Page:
We have been overwhelmed with the positive comments, feedback and notes that we have received regarding the displays and associated activities which would not have been possible without the generous support of our collaborators and institutions. We are grateful to Kobayashi-san and the Hasedera team for all their hard work in bringing this event together, as well as all members of the Karyōbinga Shōmyō Kenkyūkai group who provided such inspiring performances across the week. Particular thanks also go to the Toshiba International Foundation, the Great Britain Sasakawa Foundation, the Japan Foundation, and the Nara Visitors Bureau. We would also like to thank the Norfolk and Norwich Festival, The Forum, St Peter Mancroft, Norwich Cathedral, Norwich City Council, the Japan Local Government Centre, the South Asia Collection, the Sainsbury Centre, and all of the many organisations and individuals who helped to make this week such a success. Finally, a sincere thanks goes to all of the individuals who continue to support the Institute through our events, mailing lists, projects and more – we are grateful to all of you and hope you will be able to join us at the next events to celebrate this landmark anniversary.

Olivia Butler
Events and Project Co-ordinator


Want to see more about the week? You can see some of our coverage via our social media channels – Instagram, Facebook and X or follow the links below to see some of the publicity from the week.
NHK Nara – “声明を世界へ” 長谷寺の僧侶らが海外公演 奈良
BBC Radio Norfolk – Nara to Norwich: Celebrating Buddhism and Japan
That’s TV East

A Report on the Kannon Botatsu Scroll and the Hasedera Karyōbinga Shōmyō Kenkyūkai.

By Asha Bardon, (UEA, IJS MA)

The Sainsbury Institute’s Nara to Norwich exhibition (in full: Nara to Norwich: Arts and Beliefs at the Ends of the Silk Roads, AD 500–1000) has been a major success for the department and, to acknowledge that, Sainsbury Institute staff worked with the Forum in Norwich to host not only an exhibition celebrating twenty five years of the department but also two very special exhibits: the Kannon Bosatsu Replica Scroll and the Karyōbinga Shōmyō Kenkyūkai monks, a collective of Shingon monks who are based at Hasedera in Nara Prefecture.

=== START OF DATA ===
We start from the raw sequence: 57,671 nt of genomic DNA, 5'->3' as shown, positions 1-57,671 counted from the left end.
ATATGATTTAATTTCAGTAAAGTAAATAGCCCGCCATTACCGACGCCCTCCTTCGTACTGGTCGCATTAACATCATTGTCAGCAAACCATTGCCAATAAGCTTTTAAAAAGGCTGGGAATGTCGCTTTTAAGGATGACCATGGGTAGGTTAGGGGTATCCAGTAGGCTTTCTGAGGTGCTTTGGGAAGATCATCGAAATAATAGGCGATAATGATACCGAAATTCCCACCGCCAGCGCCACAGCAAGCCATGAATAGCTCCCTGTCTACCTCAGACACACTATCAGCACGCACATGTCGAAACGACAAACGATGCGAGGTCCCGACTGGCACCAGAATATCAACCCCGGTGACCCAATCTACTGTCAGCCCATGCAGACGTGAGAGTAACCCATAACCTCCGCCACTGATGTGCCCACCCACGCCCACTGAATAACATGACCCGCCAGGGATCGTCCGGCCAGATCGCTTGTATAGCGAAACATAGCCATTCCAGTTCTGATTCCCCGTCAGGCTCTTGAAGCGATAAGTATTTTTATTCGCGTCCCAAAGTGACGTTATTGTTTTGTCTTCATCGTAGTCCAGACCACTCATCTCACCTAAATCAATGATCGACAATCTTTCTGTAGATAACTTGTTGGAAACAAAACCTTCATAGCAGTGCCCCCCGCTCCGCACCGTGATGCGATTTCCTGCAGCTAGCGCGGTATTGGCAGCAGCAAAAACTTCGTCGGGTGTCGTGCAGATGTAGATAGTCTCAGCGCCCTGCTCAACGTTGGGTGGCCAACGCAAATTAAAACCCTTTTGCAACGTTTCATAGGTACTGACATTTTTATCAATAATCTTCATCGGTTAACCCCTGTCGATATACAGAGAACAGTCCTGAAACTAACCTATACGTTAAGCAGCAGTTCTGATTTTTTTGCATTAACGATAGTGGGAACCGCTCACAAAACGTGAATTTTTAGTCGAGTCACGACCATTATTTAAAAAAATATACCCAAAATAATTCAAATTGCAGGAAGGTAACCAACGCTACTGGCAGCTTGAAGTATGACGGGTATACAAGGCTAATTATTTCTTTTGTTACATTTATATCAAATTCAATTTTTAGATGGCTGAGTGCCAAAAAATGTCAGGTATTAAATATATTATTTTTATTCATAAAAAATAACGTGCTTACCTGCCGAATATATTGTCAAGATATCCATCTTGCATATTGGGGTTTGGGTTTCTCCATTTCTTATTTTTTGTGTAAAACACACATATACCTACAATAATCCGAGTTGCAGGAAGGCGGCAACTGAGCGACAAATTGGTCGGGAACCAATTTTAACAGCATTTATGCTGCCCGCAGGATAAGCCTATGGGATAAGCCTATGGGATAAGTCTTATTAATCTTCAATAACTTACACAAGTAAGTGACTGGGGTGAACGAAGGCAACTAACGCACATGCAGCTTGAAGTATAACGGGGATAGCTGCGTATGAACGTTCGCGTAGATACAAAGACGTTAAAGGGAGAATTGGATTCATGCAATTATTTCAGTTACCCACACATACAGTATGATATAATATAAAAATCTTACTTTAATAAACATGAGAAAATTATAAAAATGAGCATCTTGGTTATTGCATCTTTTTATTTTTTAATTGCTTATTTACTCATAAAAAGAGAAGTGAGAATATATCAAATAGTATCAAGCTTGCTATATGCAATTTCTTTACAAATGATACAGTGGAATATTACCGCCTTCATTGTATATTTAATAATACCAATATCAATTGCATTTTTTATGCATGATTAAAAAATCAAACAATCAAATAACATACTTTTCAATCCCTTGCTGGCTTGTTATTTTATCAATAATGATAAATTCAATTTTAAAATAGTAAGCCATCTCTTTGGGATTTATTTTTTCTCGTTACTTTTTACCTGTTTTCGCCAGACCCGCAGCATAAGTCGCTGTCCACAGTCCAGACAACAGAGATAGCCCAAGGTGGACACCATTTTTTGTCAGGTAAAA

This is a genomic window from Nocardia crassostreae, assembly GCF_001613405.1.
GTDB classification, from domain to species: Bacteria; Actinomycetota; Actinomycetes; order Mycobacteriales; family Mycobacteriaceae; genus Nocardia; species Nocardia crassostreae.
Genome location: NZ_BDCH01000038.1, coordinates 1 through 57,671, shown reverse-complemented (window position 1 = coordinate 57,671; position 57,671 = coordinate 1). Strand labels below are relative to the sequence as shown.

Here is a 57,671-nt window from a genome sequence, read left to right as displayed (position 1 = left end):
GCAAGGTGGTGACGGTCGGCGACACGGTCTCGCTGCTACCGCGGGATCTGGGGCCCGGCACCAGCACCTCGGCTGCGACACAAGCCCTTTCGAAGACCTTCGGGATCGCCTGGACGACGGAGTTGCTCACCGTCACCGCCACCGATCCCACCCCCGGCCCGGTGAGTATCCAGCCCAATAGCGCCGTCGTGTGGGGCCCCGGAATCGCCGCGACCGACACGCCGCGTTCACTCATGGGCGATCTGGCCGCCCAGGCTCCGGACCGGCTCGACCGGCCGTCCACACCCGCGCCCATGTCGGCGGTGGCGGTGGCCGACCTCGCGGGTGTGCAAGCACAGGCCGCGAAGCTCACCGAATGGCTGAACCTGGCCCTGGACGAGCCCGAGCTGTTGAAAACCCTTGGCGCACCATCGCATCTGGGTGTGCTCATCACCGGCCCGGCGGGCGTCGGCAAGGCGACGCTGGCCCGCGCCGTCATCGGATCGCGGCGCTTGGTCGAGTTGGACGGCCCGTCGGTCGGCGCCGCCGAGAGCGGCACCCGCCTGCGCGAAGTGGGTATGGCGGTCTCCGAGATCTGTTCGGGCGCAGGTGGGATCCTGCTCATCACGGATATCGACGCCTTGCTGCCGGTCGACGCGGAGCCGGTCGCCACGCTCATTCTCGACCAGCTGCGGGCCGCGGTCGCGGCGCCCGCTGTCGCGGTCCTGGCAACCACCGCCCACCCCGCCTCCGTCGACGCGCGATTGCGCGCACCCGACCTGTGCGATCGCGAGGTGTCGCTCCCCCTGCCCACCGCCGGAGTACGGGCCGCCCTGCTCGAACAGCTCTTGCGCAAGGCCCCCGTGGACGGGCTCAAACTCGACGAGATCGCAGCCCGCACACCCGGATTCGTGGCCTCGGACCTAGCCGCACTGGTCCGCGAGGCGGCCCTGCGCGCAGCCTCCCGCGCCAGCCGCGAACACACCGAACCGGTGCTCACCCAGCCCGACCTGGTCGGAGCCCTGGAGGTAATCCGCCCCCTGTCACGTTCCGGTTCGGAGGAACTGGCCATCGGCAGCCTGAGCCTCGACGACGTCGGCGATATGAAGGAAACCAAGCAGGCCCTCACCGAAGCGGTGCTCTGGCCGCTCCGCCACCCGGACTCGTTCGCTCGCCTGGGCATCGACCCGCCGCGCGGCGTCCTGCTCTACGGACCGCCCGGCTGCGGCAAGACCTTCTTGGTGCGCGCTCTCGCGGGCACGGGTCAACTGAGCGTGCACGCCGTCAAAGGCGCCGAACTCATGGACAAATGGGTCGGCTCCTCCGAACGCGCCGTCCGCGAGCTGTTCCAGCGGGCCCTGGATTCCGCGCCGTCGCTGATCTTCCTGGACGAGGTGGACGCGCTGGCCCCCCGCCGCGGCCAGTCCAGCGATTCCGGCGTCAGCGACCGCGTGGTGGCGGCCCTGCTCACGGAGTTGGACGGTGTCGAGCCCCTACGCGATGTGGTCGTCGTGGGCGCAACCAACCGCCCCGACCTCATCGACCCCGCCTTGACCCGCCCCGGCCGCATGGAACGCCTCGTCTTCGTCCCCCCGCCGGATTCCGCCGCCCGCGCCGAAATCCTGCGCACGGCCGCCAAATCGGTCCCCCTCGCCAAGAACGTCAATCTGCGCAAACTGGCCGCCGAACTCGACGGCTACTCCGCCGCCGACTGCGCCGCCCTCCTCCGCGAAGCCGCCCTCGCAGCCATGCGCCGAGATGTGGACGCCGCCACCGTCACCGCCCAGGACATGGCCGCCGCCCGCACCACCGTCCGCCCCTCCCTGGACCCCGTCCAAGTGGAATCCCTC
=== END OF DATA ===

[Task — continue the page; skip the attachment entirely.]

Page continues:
The Forum is a much-loved space in Norwich, both for its centrality but also the wide-open space which made it a perfect place for exhibition, as well as the the Kannon Bosatsu Replica Scroll.

The scroll measures 12 metres and is a digital replica of Hasedera’s own Dai Miei Daigajiku scroll. This scroll was created during the Edo period (1603-1867) as a guide to re-carve the statue of Kannon at the temple. Kannon is a popular Buddhist deity (a bosatsu or boddhisatva) in Japan and Asia who is known as the ‘goddess of mercy’ who is worshiped at many temples across the country, such as Kiyomizudera in Kyoto, the Shikoku Pilgrimage and numerous temples in Tokyo.

Thanks to a time-lapse video put online showing the raising of the scroll within the Forum, and the word of mouth about the event, Sainsbury Institute researchers, former students, alumni, academic colleagues and members of the public, gathered on Tuesday 21st May to visit the exhibition and to listen to the first performance of the Karyōbinga Shōmyō Kenkyūkai.

The Institute had organised not only for the replica scroll but had also flown twelve members of the group to the UK for the event, as well as other performances across Norwich.

The monks began at eleven am, beginning their chant (a performance of shōmyō; a style of traditional Buddhist chanting focusing on religious texts called sutras) as they moved from the left side of the Forum’s atrium before settling just in front of the scrolls and completing their chant. They offered drop-shaped card markers which featured the kanji of Hasedera and an image of the lotus flower blooming, a popular serenity motif in Japan.

The monks then dispersed; their performance would be repeated over several days and times, as well as seeing the monks performing at St Peter Mancroft Church near the forum and other events highlighting their time in Norwich.

Asha Bardon (class of 2023) is an alumni of the MA in Interdisciplinary Japanese Studies with a passion for religious studies. They currently work as a freelance academic researcher and manga editor for a US publisher. More information can be found at www.ashabardon.co.uk.